A package for ordinal numbers and their arithmetic
Accessing Ordinals Package Commands
List of Ordinals Package Commands
The Ordinals package is a collection of commands for computing with ordinal numbers in Cantor normal form. Mathematically, an ordinal number, or ordinal for short, represents an isomorphism class of well-orderings. The Ordinals package can represent and handle all ordinals less than ϵ0, that is, ordinal numbers that can be obtained from non-negative integers and ω, the ordinal for the standard ordering of the natural numbers ℕ, in a finite number of steps by ordinal addition, multiplication and exponentiation.
Every non-negative integer n is an ordinal, representing the finite well-ordered set 0<1<⋯<n−1 of numbers less than n. Infinite ordinals can be created using the Ordinal constructor. The constant omega represents the ordinal ω.
The ordinals themselves are well-ordered by the relation a≼b meaning that the well-ordering represented by a is order-isomorphic to an initial segment of the well-ordering represented by b. See LessThan for more details.
The data structure for an infinite ordinal is basically a list of pairs e1,c1,...,ek,ck encoding its Cantor normal form ωe1⋅c1+⋯+ωek⋅ck, where k≥1 is an integer, e1≻⋯≻ek are ordinals (that is, non-negative integers, or recursively, ordinal data structures) and c1,...,ck are positive integers. See Ordinal for more details.
The access functions degree, lcoeff and lterm return e1, c1 and e1,c1, respectively. Similarly, the access functions tdegree, tcoeff and tterm return ek, ck and ek,ck, respectively.
The basic arithmetic operations for ordinals are addition, multiplication, and exponentiation. Their corresponding inverse operations are left subtraction, left division, and logarithm, respectively. Other operations implemented include maximum and minimum, greatest common left divisors and least common right multiples, and factorization.
The arithmetic operators +, ., ^ and the relational operators < and <= are overloaded for ordinals, and they cause the corresponding commands Add, Mult, Power and LessThan, respectively, to be executed. Note that + is not a commutative operator for ordinals. In addition, the package also recognizes inactive or inert versions of these operators, namely, &+, &., &^, &-, &<, &>, &<=, and &>=. Such inactive operators do not result in any computations and are useful for display purposes. The value command turns these inert operators into their active forms.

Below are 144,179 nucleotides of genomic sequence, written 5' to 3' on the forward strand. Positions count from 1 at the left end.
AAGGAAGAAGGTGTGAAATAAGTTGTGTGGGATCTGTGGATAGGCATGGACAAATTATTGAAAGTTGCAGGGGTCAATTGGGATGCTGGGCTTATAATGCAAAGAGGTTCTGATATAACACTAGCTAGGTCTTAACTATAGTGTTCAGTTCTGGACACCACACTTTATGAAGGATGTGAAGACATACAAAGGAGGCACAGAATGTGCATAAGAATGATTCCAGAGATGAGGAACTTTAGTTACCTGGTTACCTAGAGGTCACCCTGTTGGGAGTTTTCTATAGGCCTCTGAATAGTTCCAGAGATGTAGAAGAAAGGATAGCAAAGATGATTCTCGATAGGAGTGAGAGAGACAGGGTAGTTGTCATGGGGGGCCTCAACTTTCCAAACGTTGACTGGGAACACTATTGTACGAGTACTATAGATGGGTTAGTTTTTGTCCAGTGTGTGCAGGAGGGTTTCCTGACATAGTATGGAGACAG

The Ordinals package allows ordinals to be parametric. This means that the coefficients c1,...,ck in the Cantor normal form may contain variables, such as x or y1, and depend on these polynomially with positive integer coefficients. For example, x2+2 is a valid parametric coefficient, but x2−2, x, and sin⁡x+13 are not. Currently, only the coefficients ci can be parametric; the exponents ei cannot contain any parameters.
All parameters are implicitly assumed to represent non-negative integers. Each command in the Ordinals package guarantees that the results it returns are correct when arbitrary non-negative integers are substituted for some or all of the parameters. If such a universally valid result cannot be computed, an error will be raised. For example, if x is a parameter, then x+2ω=ω is correct for all non-negative integer values of x, but neither xω=ω nor x+1ω=ω are universally valid, since 0ω=0 and 1ω=1.
The Eval command can be used to substitute integer values or polynomial expressions for some or all of the parameters in a parametric ordinal.
Each command in the Ordinals package can be accessed by using either the long form or the short form of the command name in the command calling sequence.
The long form, Ordinals:-command, is always available. The short form can be used after loading the package.
The following is a list of commands available in the Ordinals package.
To display the help page for a particular Ordinals command, see Getting Help with a Command in a Package.
a ≔ 2
b ≔ ω
c ≔ Ordinal⁡ω,1,2,3,0,5
Using inert operators for display. The inert addition operator &+ is rendered as a regular + but in grey. Also note that addition is non-commutative.
a &+ c=a+c
Adding more than two ordinals.
d ≔ a+c+b
Comparing and subtracting ordinals.
d &- c=Sub⁡d,c
Verify the result.
c &+ ω=c+ω
Multiplication and exponentiation.
c &. b=`.`⁡c,b
c &. b &. a=`.`⁡c,b,a
a &^ c=ac
Division, greatest common divisors.
e ≔ Ordinal⁡4,2,3,1,2,3,0,5
g ≔ Gcd⁡c,e
c1 ≔ quo⁡c,g
e1 ≔ quo⁡e,g
Verify the divisibility.
g &. c1=`.`⁡g,c1
g &. e1=`.`⁡g,e1
Verify the gcd property by factorization.
Parametric ordinals. The variables x,y,z below are parameters implicitly assumed to represent non-negative integers. Unless there is an error, the results below remain correct for arbitrary non-negative integer values of the parameters.
r ≔ ω+x &. ω+1:
Substitute a value for x.
r1 ≔ rx=1000|rx=1000:
p ≔ `.`⁡ω2,x+1+`.`⁡ω,y+z
Error, (in Ordinals:-Power) cannot determine if z is nonzero
Indeed, the result when z=0 looks very different:
The Ordinals package was introduced in Maple 2015.
For more information on Maple 2015 changes, see Updates in Maple 2015.
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